Mr Hurford - I rise to order, ls this matter relevant to. the motion before the chair?


Mr SPEAKER -Order! I would suggest that the Leader of the House confine himself to the matter before the Chair.


Mr Daly - I raise a point of order. The Minister has stated that the Labor Party is waiting for members to arrive. Was not the honourable member for Ballaarat brought here by special aeroplane to vote?


Mr SPEAKER - Order! There is no substance in the point of order.


Mr SNEDDEN - The honourable member for Hindmarsh (Mr Clyde Cameron) has complimented you, Mr Speaker, very warmly and I join him in the compliments upon your wisdom. You have had the wisdom to know that the amendment which has been moved by the honourable member for Casey is in order because it is an alternative. It is not a negative. It is upon that alternative that the House will be asked to vote. The House will vote on the amendment of the honourable member for Casey. If honourable members vote as I confidently expect them to and support the amendment of the honourable member for Casey, that amendment, having been carried, will become the motion. We will then vote upon that. 1 expect in the course of the evening a number of divisions. I expect that until the members from the other side who are now winging their way here arrive there will be no possibility of co-operation from the Opposition in taking a vote. For that reason, if the Opposition chooses to spend its time debating a motion of dissent from your ruling rather than debating the issue, that is a matter for it. It will pursue its course, but I think that we would not want to see the forms of the House departed from in any improper way. The honourable member for Lang (Mr Stewart), in the course of speaking to this amendment, referred to the Clerk of the House.


Mr Daly - I rise on a point of order. The Minister appears to be guilty of tedious repetition. Would it be because he is waiting for Mr McMahon to get back from Djakarta?


Mr SPEAKER -Order! The honourable member will resume his seat.


Mr SNEDDEN - That has been answered by a prayer. The honourable member for Lang referred to the Clerk of the House. The Clerk of the House and his assistants are always at the service of every member of the House, and all of us lean very heavily upon their advice.


Mr Birrell - The honourable member for Lang said so.


Mr SNEDDEN - Yes, he did indeed say it. We lean od them every day that this House is sitting. Mr Speaker, we have until 9.45 to go. The members of the Australian Labor Parly are leaving Sydney now, and they are duc to arrive at Canberra Airport at 9.45 p.m. The honourable member for Lang referred to the Clerks. They have a corporate experience covering the length of the Commonwealth Parliament. This experience is passed on from one to the other as they succeed each other. They devote their lives to their working career. There have been occasions when I have had disagreements with the Clerk of the House. He always seems lo manage to convince me of the Tightness of his view. He is the man upon whom you rely, Mr Speaker, for advice on these issues. 1 have no doubt that you relied on the advice of the Clerk when you accepted that the amendment moved by the honourable member for Casey was in order, and 1 have no doubt that you were right. The honourable member for Lang then said one other thing. He said: For the sake of this Parliament' and he then made some appeal to you. For the sake of this Parliament I hope that honourable members of the Opposition will not proceed and pursue this debate on dissent from your ruling, Mr Speaker, because quite clearly you are right. If the members of the Opposition wish to return to the subject matter of the debate, the way in which that can be done is to accept your ruling. When that is accepted we will have a debate on the substantive issues before us and not on this charade.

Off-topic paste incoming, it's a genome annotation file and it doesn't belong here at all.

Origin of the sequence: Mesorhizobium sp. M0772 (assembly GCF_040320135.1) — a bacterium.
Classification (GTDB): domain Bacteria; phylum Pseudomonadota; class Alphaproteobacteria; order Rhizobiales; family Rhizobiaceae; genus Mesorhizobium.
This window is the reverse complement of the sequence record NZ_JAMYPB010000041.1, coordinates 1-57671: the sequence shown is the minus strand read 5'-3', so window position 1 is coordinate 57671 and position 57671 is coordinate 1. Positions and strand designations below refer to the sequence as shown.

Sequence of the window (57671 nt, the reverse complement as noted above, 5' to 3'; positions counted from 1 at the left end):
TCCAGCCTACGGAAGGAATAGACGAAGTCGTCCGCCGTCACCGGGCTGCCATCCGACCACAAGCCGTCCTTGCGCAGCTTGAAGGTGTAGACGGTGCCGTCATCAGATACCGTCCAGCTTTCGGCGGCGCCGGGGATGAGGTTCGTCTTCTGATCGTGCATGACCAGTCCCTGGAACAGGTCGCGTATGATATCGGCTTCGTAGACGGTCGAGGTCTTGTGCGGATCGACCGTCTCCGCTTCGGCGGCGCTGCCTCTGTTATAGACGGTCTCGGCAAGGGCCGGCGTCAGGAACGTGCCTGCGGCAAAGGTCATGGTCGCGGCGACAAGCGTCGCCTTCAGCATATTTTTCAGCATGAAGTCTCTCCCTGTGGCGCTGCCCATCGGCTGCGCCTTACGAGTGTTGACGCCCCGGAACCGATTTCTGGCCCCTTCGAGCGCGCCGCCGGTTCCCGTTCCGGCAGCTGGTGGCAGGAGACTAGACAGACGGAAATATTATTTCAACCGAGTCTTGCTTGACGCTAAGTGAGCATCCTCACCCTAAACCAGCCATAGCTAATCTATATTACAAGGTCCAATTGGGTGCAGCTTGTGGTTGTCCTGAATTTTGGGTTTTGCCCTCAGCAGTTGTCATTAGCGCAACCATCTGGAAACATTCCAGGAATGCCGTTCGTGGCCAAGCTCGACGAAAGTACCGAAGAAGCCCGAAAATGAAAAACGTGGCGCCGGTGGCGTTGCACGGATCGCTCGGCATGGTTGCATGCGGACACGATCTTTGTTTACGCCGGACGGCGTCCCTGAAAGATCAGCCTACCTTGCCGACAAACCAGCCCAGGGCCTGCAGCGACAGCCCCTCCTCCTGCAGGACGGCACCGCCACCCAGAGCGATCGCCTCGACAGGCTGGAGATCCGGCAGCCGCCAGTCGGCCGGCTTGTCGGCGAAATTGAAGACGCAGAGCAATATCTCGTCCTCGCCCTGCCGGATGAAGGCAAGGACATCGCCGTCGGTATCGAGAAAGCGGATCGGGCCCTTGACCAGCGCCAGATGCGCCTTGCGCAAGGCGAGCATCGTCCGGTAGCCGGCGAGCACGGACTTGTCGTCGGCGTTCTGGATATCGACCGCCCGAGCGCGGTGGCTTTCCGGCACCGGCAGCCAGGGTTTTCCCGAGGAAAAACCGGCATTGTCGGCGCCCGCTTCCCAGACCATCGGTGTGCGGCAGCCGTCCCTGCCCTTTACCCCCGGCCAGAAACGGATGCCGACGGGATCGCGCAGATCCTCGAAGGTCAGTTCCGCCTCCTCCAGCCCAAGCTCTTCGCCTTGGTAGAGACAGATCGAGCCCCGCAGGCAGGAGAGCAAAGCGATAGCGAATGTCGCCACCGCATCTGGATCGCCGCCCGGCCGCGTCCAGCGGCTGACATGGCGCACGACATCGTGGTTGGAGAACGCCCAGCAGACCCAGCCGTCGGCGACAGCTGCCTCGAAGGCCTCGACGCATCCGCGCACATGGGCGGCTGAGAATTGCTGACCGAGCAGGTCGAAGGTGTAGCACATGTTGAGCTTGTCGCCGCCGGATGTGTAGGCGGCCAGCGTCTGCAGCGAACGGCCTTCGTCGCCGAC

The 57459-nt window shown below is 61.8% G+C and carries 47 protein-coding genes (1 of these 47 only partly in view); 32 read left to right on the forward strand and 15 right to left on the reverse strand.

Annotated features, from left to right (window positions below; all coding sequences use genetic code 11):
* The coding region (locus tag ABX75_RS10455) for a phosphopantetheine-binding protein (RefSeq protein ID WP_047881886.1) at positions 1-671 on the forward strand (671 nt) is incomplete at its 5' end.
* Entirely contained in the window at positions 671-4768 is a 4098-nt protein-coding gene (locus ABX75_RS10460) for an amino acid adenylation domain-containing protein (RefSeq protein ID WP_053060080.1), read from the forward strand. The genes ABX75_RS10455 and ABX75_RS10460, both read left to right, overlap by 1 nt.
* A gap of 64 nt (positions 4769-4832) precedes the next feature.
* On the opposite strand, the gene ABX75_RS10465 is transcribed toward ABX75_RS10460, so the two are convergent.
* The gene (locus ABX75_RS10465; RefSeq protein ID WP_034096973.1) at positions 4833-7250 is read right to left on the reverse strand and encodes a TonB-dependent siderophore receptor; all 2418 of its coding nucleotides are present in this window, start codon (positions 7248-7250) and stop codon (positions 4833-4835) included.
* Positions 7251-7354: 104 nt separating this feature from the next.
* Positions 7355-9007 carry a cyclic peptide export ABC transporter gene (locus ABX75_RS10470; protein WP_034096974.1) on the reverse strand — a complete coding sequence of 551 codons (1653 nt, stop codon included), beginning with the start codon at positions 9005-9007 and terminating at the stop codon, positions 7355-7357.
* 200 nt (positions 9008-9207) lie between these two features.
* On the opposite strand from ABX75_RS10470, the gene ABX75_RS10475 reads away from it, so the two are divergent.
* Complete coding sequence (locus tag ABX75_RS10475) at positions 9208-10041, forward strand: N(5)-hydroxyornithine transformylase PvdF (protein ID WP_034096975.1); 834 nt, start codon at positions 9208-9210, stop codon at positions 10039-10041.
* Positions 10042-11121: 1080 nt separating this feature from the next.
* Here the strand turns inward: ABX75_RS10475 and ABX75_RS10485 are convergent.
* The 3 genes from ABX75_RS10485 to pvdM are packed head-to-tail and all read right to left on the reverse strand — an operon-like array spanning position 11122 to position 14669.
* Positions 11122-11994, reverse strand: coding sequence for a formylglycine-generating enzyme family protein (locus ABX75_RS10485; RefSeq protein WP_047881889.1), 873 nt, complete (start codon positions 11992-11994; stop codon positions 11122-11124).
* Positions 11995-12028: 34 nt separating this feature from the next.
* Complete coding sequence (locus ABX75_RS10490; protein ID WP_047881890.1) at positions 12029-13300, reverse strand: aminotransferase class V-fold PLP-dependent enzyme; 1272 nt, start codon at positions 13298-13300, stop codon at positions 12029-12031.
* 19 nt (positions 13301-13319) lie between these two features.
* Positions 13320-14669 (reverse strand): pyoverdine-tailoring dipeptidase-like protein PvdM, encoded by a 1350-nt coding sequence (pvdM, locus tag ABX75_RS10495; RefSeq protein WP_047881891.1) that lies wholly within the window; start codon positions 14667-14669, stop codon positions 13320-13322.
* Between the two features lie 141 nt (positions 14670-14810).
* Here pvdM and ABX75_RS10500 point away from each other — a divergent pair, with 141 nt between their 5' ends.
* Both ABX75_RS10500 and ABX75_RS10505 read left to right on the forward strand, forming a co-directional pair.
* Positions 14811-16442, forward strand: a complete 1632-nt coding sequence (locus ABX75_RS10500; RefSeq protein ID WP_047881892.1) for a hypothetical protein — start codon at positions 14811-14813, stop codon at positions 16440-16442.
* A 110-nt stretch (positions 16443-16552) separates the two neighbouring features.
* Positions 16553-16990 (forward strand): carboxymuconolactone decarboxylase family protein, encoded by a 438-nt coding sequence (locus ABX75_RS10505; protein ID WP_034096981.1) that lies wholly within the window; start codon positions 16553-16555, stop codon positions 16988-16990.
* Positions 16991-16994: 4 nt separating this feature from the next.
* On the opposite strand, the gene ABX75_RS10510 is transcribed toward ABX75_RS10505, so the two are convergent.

Mr MORRISON(St George) 19.4]- My mind boggles at the tortuous paths along which the purported logic of the Minister for Labour and National Service (Mr Snedden) has led us. An indisputable point has been made by my colleague the honourable member for Lang (Mr Stewart) on the basis of the Standing Orders. I do not think that the Standing Orders rule out the application of commonsense to the rulings of this House. I want to examine the negative of the amendment moved by the honourable member for Casey (Mr Howson) and to see where it leads us. Let us take the first sentence, lt reads: that this House does not believe that there has been any failure on the part of the Government to honour any commitments.

Let us take the direct negative of that. It would read: that this House-

We excise the words 'does not' because we are taking out the negative - believes that there has been a failure on the part of me Government lo honour a commitment.

That is the direct negative of the proposition moved by the honourable member for Casey. Where does that lead us? lt leads lis precisely back to the amendment moved by the honourable member for Dawson (Dr Patterson), which says:

.   . that the Prime Munster ami his Cabinet lack the confidence of die House because they failed to honour a commitment made to the States. . . .

The direct negative of the proposition put by the honourable member for Casey leads us precisely to the proposition put by the honourable member for Dawson. Mr Speaker, may 1 seek your guidance? If the

Opposition proposed the amendment I am about to suggest, would this proposition be a direct negative of the proposition put by the honourable member for Casey? To my mind the following is a direct negative of the proposition put by the honourable member for Casey: that this House believes that there has been a failure on the part of the Government to honour a commitment. The House acknowledges that when the Government decided to change its policy on off-shore authority by legislating to take control from the low water mark to continental shelf, the Government did not, at that time, inform the States of this change in the policy which had been the subject of consultations between the Minister for National Development and State Ministers, lt is of the opinion that it is this fact which has led to the honourable member for Farrer feeling justified in believing that an undertaking that there would be further consultations, which he gave to the States, has been dishonoured, and in these circumstances the House censures the Prime Minister and his Cabinet.

Mr Speaker,I ask for your ruling on that tentative motion.


Mr SPEAKER -The honourable member has raised a hypothetical matter. It is not the function of the Chair, as I have said before in my occupancy of this office, to give advice to honourable members during a debate. My purpose is to interpret the Standing Orders and rule on points of order.